• Fold half of the waistband over to the back, tuck under the raw edge and hand-stitch in place along all edges.
  • Sew up the hem and you’re done!

This is just a quick guide and I’m not an expert – so if you have a play and add any improvements please do let me know in the comments.

I’m planning to fill my wardrobe with lots of swooshy circle skirts!

Rosie McPherson Guest Blog

Today’s blog comes to you from my lovely friend – Rosie McPherson.
I sometimes say that I’m only friends with people if they knit or crochet. This is of course a joke – but not too far from the truth! I met all of my close friends in Nottingham through the knit group I attend (Knit in Notts), and some of my older (well- more long-serving!) friends have now started to knit and/or crochet.
One of these ‘older’ friends is Rosie – who I have known since school. She lives down in Bristol now so we only see each other a few times a year, but it’s always as if we just saw each other the day before.
Rosie has a good creative heritage – being the daughter of the artist Alan McPherson. She’s very crafty and talented and did some of the photography for Cute Little Knits, where her nephew Billy was a model.
After dipping in and out of knitting for a while, Rosie has now become a fully fledged knit addict – and I’m very proud to have inspired her along the way.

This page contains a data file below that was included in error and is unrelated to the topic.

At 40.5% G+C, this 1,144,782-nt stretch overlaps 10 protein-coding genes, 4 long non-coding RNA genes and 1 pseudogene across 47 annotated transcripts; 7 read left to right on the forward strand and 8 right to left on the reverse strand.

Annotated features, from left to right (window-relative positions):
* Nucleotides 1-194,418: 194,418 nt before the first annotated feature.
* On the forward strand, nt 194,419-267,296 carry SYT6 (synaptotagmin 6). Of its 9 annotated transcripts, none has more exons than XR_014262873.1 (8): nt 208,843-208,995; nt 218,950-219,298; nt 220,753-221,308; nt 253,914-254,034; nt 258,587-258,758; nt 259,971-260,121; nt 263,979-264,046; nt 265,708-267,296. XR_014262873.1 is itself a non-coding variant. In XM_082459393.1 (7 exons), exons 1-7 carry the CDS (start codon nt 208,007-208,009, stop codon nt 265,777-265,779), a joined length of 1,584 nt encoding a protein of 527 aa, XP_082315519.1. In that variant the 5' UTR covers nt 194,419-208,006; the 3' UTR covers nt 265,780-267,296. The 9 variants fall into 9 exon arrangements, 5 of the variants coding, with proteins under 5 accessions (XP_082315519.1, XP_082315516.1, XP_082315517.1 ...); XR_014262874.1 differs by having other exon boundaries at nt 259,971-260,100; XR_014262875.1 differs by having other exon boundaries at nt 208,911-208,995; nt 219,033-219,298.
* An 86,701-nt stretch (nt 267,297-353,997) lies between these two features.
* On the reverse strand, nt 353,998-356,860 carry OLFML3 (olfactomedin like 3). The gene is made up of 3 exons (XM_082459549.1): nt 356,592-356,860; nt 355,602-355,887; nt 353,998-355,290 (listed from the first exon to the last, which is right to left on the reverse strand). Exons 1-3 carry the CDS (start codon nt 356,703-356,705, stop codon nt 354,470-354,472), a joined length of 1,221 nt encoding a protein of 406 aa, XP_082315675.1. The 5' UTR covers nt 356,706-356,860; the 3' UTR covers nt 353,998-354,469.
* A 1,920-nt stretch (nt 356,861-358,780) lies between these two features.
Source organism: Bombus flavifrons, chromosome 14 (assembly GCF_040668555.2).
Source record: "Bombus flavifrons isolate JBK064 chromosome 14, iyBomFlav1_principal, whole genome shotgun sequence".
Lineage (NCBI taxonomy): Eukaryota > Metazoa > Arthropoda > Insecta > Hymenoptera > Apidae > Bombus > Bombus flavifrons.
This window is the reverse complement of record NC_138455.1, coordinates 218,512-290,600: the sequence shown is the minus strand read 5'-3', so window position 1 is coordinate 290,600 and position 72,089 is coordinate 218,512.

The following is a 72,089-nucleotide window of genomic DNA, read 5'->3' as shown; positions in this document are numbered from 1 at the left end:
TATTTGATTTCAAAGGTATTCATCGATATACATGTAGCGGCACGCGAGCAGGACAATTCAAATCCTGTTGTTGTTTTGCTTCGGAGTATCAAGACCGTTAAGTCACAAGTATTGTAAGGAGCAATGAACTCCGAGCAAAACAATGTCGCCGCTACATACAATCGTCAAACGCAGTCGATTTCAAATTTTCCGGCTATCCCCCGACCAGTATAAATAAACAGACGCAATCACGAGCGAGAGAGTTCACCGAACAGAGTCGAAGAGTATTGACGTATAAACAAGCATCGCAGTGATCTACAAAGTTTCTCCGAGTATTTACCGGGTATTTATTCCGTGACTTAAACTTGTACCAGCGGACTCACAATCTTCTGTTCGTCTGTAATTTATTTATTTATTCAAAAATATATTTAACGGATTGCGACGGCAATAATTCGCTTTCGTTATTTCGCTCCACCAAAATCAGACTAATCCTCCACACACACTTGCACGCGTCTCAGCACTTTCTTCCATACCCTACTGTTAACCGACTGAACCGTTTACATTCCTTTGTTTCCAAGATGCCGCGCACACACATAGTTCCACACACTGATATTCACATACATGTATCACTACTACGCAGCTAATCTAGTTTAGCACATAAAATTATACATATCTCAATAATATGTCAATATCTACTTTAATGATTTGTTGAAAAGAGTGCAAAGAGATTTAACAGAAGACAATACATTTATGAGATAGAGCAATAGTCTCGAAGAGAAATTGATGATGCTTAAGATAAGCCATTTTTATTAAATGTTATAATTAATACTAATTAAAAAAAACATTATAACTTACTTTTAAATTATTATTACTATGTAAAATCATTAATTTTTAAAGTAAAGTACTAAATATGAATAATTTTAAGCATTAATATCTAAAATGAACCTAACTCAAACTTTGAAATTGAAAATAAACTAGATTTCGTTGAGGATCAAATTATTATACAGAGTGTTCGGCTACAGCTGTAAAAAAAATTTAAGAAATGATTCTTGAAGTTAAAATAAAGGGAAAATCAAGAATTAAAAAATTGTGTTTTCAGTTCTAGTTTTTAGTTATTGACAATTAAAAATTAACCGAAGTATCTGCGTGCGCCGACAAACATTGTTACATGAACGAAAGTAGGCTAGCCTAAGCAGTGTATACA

Over to Rosie!

The Triangle Hat – a beginners guide

So a few firsts for me, I had never followed a pattern, knitted a hat, attempted fair-isle or even made a pom-pom (nor have I ever written a guest blog for that matter).

My knitting history: I was introduced to knitting by Jem circa 2002, she showed me how to knit repeatedly and although I really admired the lovely things Jem made, I just couldn’t get into it. I found the maths (counting) hard but the real problem was attempting complicated things before I had the basic skills because I was impatient to knit exciting things!

So I didn’t want my first project to be a ‘boring knit scarf’, Jem came up with a pattern (lacey 4 row repeat) and taught me what to do. It took a lot of time & concentration and I was glad when it was done. My next project was a seemingly simple square patchwork baby blanket, but I made the squares small, so it took me a long time to complete, so much so that my nephew had it on his 1st birthday instead of on his birth as intended! So I gave up for a long while (whilst still envying all the beautiful things I saw Jem make). With hindsight I was telling myself that knitting wasn’t for me when actually I gave up because it was hard!